But the party is well and truly over for many of the small to mid-size publicans, with the Irish government now warning that they might not be allowed to reopen until a virus cure is found – which could easily be 2021 or 18 months away, according to some experts.
Health Minister Simon Harris – who his many critics cruelly like to call Simple Simon – has said:
“I can’t see how people can be in packed pubs again as long as this virus is still with us and we don’t have a vaccine or an effective treatment.”
You don’t need to be Nostradamus to predict that this is going to be the death knell for a large chunk of the Irish pub industry as we know it today. It’s hard to see tourists keen on visiting there in 2021 when new social distancing practices will mean there’s probably more atmosphere on the Moon than in an Irish pub, if revelers aren’t going to be allowed to mingle and enjoy the craic.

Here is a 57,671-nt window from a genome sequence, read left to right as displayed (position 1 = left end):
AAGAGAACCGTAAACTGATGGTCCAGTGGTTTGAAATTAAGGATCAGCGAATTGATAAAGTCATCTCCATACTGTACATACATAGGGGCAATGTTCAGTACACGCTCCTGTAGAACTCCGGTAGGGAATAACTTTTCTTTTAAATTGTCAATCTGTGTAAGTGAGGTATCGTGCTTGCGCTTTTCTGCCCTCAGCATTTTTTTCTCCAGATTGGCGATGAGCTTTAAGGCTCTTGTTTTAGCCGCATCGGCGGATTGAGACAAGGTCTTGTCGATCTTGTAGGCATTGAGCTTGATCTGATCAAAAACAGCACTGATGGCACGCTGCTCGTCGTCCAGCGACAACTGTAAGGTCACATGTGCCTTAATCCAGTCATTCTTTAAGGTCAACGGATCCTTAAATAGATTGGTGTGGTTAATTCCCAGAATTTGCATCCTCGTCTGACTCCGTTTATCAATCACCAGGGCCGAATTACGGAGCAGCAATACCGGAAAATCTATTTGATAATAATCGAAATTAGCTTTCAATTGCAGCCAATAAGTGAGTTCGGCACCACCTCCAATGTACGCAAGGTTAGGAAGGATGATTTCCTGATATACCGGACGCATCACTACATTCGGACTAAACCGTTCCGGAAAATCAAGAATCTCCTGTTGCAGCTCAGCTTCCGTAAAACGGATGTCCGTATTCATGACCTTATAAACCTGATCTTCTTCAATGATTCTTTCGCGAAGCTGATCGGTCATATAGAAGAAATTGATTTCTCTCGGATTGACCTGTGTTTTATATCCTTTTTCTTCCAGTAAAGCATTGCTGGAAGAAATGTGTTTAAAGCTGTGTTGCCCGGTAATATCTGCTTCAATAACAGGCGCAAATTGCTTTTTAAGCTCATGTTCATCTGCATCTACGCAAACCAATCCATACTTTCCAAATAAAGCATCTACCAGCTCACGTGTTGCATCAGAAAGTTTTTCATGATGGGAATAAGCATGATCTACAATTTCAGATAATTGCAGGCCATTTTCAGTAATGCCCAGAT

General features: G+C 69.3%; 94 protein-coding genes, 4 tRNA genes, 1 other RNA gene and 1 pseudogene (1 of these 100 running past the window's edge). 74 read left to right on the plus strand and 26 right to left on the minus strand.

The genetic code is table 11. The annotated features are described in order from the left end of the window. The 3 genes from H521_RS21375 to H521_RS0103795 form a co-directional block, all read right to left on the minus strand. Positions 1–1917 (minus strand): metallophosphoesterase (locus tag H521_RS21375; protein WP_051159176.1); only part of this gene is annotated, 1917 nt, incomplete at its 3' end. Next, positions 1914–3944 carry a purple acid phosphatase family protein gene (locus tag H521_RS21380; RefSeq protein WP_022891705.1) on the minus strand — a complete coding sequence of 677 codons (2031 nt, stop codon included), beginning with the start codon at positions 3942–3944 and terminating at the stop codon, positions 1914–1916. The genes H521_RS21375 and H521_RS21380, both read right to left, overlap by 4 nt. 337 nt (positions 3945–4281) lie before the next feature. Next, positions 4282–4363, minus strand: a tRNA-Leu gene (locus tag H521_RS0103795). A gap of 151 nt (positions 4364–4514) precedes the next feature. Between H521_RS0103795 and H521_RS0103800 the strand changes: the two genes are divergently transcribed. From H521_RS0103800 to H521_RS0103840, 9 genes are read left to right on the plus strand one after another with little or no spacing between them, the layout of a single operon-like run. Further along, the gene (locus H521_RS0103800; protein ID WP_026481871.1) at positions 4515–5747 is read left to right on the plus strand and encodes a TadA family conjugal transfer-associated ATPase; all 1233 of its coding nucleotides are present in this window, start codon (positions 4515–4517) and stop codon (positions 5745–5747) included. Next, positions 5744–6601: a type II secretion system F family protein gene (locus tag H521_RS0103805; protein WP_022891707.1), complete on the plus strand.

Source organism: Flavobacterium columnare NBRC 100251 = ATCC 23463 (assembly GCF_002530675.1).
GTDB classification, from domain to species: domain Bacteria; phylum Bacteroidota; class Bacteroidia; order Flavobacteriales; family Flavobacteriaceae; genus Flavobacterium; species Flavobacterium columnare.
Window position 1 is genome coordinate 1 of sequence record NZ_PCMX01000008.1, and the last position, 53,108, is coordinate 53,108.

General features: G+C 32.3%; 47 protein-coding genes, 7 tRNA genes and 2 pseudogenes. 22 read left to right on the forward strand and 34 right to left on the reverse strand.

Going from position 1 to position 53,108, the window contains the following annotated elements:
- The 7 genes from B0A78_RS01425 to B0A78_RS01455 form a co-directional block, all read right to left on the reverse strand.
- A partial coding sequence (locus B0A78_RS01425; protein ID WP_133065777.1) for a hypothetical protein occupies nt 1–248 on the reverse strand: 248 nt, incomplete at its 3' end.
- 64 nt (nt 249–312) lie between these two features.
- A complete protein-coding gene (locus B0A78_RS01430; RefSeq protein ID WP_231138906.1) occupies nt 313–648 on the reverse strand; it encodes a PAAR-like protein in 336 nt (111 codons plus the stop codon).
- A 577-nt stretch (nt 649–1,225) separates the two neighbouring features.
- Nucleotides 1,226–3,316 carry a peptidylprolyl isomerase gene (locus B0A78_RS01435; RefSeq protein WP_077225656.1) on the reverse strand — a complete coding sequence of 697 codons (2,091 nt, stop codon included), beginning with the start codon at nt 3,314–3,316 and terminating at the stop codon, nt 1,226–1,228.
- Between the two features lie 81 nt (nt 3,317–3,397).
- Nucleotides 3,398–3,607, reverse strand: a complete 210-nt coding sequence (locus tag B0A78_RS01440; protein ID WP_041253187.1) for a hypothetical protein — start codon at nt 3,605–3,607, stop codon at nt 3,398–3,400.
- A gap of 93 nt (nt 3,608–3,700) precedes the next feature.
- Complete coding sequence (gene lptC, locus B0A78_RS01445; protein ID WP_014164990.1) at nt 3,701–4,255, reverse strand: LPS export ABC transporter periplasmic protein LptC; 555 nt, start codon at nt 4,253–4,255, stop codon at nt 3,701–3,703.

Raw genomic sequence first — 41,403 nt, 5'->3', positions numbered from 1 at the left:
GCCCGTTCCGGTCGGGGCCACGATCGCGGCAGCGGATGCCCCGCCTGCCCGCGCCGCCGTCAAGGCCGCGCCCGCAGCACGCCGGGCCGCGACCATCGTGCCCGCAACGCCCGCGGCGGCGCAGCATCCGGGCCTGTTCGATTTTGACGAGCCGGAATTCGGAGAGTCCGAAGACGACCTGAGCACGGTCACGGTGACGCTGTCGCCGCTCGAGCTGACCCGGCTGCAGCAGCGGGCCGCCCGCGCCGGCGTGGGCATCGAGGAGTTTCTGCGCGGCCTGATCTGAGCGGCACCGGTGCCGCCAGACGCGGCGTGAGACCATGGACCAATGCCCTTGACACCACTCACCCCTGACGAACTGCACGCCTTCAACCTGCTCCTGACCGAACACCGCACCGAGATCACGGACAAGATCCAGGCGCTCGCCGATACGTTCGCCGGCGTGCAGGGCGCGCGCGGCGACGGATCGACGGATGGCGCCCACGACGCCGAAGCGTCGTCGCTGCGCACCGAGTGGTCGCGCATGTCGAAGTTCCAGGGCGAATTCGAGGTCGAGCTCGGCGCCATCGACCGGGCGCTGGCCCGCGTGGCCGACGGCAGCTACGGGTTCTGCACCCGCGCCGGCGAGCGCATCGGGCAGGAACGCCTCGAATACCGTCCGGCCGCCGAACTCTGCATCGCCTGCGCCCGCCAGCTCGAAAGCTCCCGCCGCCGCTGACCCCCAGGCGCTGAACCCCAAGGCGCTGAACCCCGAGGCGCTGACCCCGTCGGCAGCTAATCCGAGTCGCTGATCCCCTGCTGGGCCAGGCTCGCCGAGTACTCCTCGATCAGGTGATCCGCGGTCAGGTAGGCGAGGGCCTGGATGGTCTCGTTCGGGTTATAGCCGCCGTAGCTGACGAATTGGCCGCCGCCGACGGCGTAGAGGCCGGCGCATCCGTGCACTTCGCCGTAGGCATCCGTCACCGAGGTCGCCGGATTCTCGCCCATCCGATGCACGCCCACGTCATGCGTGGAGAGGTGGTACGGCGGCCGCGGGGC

Besides all that, the charm of visiting rural villages and towns – thanks to their streets filled with bars for tourists to go on pub crawls – is going to be a thing of the past if too many shut down for good. It could turn some of them into ghost towns.
There’s an astonishing 7,000 pubs in Ireland, many of which are small family-run businesses, all closed at the moment – and it’s too difficult to calculate how many will go bust. But bust they will be. It’s hard to see many of them reopening, even after a vaccine is discovered. It’s similar to when a newspaper ceases printing: they don’t re-open.